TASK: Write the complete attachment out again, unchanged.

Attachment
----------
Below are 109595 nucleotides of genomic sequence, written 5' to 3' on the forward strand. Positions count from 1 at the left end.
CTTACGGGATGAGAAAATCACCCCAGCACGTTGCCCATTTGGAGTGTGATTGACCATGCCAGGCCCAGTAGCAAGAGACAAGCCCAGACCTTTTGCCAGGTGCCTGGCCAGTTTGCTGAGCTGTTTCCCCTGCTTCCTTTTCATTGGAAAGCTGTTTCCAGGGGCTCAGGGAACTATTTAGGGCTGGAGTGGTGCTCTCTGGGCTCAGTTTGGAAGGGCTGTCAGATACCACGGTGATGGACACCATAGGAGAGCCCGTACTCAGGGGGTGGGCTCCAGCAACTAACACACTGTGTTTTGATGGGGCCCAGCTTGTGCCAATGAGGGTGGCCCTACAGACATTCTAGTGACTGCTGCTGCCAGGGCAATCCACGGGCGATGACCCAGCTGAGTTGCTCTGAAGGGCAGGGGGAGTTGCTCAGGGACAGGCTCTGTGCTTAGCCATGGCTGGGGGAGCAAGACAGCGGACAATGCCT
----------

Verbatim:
Below are 109595 nucleotides of genomic sequence, written 5' to 3' on the forward strand. Positions count from 1 at the left end.
CTTACGGGATGAGAAAATCACCCCAGCACGTTGCCCATTTGGAGTGTGATTGACCATGCCAGGCCCAGTAGCAAGAGACAAGCCCAGACCTTTTGCCAGGTGCCTGGCCAGTTTGCTGAGCTGTTTCCCCTGCTTCCTTTTCATTGGAAAGCTGTTTCCAGGGGCTCAGGGAACTATTTAGGGCTGGAGTGGTGCTCTCTGGGCTCAGTTTGGAAGGGCTGTCAGATACCACGGTGATGGACACCATAGGAGAGCCCGTACTCAGGGGGTGGGCTCCAGCAACTAACACACTGTGTTTTGATGGGGCCCAGCTTGTGCCAATGAGGGTGGCCCTACAGACATTCTAGTGACTGCTGCTGCCAGGGCAATCCACGGGCGATGACCCAGCTGAGTTGCTCTGAAGGGCAGGGGGAGTTGCTCAGGGACAGGCTCTGTGCTTAGCCATGGCTGGGGGAGCAAGACAGCGGACAATGCCT